Film serves as ‘opportunity to remind people of the real
heroes of the Black Panthers’, says former party leader
When he was released from prison in 2014, Sekou Odinga felt like he was
falling from the sky into a foreign land. After 33 years behind bars, the
former Black Panther party leader was released into a United States he didn’t
recognize – with strange technology and grandchildren he had never hugged.
Though he celebrated with family and supporters, Odinga, 73, also remained
mindful of the many other civil rights activists who weren’t so lucky: “You
always feel like you don’t want to leave nobody behind.”
Whereas, Mumia Abu-Jamal, the most prominent political prisoner in the U.S., has been defended by trade unions internationally, the European Parliament, Amnesty International, Human Rights Watch and the NAACP Legal Defense and Education Fund, and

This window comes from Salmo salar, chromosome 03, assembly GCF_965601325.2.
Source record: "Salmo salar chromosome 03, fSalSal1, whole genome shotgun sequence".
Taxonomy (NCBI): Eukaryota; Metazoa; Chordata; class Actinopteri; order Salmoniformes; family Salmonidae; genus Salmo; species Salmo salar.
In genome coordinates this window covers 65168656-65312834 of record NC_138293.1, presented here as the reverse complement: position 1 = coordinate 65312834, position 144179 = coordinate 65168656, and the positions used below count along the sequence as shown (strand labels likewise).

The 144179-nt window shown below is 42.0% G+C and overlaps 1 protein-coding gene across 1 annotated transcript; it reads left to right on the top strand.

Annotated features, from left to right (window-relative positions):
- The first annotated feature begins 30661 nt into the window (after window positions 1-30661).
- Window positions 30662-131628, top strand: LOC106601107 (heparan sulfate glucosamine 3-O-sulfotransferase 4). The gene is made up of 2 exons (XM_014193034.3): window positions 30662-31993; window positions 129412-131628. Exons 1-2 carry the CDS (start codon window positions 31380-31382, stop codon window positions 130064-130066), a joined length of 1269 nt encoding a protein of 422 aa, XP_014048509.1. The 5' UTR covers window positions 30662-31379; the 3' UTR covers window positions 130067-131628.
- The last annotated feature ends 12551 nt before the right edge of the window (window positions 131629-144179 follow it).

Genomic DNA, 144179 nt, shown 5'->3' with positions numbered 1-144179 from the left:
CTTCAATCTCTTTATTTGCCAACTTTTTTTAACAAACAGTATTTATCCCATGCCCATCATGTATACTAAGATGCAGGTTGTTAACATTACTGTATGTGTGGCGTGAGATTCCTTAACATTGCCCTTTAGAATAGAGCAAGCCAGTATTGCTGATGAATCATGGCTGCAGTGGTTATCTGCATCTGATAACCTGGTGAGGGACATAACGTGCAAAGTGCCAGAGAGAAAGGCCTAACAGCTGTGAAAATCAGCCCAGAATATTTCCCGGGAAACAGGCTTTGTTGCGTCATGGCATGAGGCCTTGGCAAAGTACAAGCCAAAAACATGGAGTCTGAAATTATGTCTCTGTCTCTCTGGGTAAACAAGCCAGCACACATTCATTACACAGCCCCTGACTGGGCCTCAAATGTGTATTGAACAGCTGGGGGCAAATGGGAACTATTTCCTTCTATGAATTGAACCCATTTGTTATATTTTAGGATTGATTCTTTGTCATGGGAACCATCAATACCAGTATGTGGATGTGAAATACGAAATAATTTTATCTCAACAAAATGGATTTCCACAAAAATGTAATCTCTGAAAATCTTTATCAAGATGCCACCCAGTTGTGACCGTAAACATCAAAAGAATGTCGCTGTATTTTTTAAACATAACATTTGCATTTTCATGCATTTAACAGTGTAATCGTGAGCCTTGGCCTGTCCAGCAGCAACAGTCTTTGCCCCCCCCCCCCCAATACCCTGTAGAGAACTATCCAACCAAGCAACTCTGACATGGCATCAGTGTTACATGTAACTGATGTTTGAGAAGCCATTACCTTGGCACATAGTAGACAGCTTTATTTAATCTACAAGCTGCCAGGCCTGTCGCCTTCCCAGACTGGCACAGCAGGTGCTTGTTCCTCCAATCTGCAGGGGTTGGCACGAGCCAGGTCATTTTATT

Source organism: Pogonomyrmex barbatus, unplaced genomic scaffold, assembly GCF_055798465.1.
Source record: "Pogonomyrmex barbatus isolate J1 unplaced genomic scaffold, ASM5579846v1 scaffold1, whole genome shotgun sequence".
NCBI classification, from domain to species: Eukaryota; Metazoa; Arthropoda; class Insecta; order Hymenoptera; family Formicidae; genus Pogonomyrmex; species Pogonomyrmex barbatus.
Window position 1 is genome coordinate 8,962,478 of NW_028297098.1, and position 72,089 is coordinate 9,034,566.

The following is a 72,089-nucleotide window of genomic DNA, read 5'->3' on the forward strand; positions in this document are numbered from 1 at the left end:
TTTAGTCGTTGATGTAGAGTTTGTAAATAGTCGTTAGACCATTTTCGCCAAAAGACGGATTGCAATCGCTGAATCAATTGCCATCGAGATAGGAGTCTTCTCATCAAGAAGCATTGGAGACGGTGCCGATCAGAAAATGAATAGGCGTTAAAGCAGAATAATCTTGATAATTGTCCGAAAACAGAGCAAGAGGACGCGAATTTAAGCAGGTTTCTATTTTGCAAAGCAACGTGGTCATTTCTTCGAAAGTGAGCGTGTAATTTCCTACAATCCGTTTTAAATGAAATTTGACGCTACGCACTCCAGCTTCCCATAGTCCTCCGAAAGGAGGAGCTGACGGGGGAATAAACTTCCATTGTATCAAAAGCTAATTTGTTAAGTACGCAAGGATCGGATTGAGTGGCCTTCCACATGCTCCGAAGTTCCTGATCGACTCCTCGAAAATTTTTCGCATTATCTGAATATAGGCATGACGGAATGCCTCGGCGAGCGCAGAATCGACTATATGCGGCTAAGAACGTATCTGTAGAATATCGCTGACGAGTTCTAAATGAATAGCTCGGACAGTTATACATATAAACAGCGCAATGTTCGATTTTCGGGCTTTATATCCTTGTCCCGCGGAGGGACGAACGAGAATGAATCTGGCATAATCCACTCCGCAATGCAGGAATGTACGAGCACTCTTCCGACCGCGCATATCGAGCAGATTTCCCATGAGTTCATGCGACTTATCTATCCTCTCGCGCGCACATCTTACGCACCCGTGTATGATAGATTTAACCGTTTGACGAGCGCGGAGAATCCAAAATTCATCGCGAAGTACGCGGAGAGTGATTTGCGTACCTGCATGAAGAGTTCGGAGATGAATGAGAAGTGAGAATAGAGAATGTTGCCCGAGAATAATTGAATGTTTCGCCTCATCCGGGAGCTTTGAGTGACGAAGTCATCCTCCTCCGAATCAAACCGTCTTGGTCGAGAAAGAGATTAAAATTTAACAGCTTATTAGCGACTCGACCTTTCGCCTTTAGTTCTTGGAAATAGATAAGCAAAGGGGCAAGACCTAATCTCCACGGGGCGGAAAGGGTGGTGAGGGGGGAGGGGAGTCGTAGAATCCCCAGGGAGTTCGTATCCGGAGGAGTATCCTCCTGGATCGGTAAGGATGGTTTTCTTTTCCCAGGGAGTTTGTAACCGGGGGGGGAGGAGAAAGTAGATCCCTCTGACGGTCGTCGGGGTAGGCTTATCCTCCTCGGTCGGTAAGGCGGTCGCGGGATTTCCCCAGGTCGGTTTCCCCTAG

The Labor Action Committee to Free Mumia Abu-Jamal invites you to attend a viewing of…
A Case for Reasonable Doubt
This is a John Edginton documentary film about the case of Mumia Abu-Jamal, one of the United States’ foremost political prisoners who is recognized internationally as a voice for the oppressed.
Over the years labor unions have protested and held work stoppages to free Mumia. This case embodies the issues against which National Football League players, athletes from a number of other sports and Black Lives Matter are protesting.